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China's molybdenum mining tax reform on May 1 unlikely to spur surge in exports

Singapore — China's molybdenum producers are unlikely to immediately flock back to the export market next month following the roll-out of a new tax regime on May 1, as domestic prices are still higher than international levels, market sources said Wednesday.

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China Premier Li Keqiang said at an internal State Council members' meeting on Tuesday that the central government will abolish the various taxes -- including resource tax on rare earth, tungsten and moly mining operations in China -- replacing them with a single tax based on sales prices, starting May 1.

He did not disclose the exact amount or percentage of the new tax, but emphasized that the new tax will stick to the principal of "not imposing a heavier burden on such mining operations."

Chinese market sources could not give an exact breakdown of taxes under the current regime due to their complexity. Sources have also not heard of any levels for the new tax rate, while a European source suggested the new tax would be set at 8.5%.

"Several numbers have been speculated in the market since last year, like 7%, 8%, 11%, or 12%, but all these are wild guesses, none from official sources," a market source noted.

Some Chinese market sources had also previously expected the government to replace export taxes with a higher "resource tax" -- a move which would, if it happens, keep moly exports curtailed.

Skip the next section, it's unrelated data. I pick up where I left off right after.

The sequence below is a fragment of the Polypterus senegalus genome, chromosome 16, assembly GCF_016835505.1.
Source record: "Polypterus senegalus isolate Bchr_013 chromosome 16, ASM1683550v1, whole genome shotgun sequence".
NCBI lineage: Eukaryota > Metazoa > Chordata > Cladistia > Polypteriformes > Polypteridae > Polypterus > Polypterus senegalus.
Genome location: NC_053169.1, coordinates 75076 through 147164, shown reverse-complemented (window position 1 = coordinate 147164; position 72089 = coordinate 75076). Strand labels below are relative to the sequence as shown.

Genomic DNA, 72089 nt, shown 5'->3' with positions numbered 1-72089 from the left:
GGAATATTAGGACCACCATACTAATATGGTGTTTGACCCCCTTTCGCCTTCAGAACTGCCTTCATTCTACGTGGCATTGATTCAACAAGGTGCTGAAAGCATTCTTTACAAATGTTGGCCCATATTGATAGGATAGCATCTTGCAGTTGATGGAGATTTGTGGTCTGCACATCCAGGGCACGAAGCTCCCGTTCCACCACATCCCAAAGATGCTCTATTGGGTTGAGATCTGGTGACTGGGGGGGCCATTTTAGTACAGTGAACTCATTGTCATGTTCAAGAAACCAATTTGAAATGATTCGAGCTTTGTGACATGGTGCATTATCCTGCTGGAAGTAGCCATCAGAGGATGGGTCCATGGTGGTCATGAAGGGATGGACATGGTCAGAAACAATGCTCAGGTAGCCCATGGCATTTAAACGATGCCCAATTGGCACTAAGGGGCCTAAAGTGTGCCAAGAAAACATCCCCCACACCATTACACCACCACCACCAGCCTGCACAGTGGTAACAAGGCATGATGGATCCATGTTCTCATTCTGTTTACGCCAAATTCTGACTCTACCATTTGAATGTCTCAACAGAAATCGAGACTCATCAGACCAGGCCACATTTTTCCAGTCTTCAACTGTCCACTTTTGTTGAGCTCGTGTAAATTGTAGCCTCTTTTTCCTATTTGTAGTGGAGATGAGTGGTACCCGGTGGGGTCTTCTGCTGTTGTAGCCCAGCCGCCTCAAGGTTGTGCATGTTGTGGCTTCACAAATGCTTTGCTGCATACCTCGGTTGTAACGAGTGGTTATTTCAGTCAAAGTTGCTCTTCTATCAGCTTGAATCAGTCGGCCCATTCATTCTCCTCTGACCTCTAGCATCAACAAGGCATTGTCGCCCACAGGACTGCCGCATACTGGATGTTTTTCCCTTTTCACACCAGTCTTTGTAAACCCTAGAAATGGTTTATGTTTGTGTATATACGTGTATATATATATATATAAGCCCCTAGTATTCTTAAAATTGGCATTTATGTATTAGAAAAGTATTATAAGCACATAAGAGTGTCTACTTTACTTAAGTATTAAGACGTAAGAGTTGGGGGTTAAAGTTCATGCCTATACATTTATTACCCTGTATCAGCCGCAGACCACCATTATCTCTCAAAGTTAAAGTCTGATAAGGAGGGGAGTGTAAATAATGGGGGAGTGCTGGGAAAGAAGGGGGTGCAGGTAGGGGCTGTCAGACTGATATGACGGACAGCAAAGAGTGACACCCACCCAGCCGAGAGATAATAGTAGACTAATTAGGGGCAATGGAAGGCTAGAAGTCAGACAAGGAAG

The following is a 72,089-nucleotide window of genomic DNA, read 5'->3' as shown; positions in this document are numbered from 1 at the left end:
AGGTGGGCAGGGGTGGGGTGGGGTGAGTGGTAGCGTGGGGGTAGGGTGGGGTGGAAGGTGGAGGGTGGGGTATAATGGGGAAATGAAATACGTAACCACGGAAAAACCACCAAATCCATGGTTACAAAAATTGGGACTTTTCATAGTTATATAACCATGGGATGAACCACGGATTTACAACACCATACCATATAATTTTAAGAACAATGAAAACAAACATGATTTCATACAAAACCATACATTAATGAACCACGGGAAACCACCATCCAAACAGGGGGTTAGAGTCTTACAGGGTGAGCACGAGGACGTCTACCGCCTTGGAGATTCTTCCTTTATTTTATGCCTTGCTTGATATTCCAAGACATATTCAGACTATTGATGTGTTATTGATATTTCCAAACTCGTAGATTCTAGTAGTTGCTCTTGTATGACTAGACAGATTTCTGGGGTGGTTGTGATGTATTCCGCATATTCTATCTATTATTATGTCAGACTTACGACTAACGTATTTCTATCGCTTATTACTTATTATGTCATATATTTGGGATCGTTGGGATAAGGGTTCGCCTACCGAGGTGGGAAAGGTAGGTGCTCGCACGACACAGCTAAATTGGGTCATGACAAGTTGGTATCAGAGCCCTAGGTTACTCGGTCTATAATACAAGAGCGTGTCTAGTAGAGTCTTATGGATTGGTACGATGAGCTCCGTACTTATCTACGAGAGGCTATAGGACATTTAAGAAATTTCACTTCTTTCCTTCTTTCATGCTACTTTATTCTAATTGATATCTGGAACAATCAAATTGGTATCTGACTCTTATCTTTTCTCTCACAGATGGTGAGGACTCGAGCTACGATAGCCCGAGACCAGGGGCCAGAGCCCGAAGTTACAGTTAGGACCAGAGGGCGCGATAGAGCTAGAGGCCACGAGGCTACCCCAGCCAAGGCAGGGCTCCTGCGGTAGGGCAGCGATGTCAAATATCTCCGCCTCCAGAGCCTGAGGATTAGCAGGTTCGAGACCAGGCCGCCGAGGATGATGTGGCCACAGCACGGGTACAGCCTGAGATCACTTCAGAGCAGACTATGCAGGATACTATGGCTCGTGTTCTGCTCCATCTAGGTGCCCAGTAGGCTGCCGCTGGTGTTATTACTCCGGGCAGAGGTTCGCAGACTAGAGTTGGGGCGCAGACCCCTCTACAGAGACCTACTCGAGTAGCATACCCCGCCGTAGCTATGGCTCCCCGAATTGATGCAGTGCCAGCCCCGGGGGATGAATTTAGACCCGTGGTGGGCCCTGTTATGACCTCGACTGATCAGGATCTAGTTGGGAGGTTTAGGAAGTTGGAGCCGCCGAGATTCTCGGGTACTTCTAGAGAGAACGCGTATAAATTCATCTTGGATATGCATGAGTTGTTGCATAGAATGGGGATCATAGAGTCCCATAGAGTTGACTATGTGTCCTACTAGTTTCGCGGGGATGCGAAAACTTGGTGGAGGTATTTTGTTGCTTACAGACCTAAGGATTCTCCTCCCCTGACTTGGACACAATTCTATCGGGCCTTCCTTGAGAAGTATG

"The new policy reassures us that we are not paying more for mining, so our production cost will probably remain largely the same prior to and post May 1," an official from a Chinese moly mining company said.

Li's statement came shortly after Beijing's April 23 notice announcing the removal of 5%-20% taxes levied on exports of various moly products from May 1, which would in theory, pave the way for more exports from China.

"Overseas market does not need to worry about the immediate flooding of Chinese moly products into the global market after May 1 at all, as China's domestic prices, for now, are still higher than overseas," a trader in south China said.

China's moly oxide prices are equivalent to about $8.30-$8.40/lb and ferromoly at about $20.20-$20.30/kg. In comparison, Platts assessed moly oxide dealer at $7.70-$7.80/lb and 65% European ferromoly price assessment at $19.40-$19.70/kg Tuesday.

Adding to this, a Chinese trader noted that production costs for domestic producers are higher than that for international miners.

"[This could] leave no margin for Chinese traders to maneuver," he said, noting that global ferromoly prices prior to 2007 could have been $10/kg higher than domestic prices, which would have enabled Chinese traders to be more flexible with prices.

China had been the world's largest ferromoly producer and export until 2007. The country has to remove export barriers -- including export quotas and taxes on rare earth, moly and tungsten -- by May 2 to comply with the World Trade Organization's ruling against these measures made last August.

--Hongmei Li,
--Edited by Irene Tang,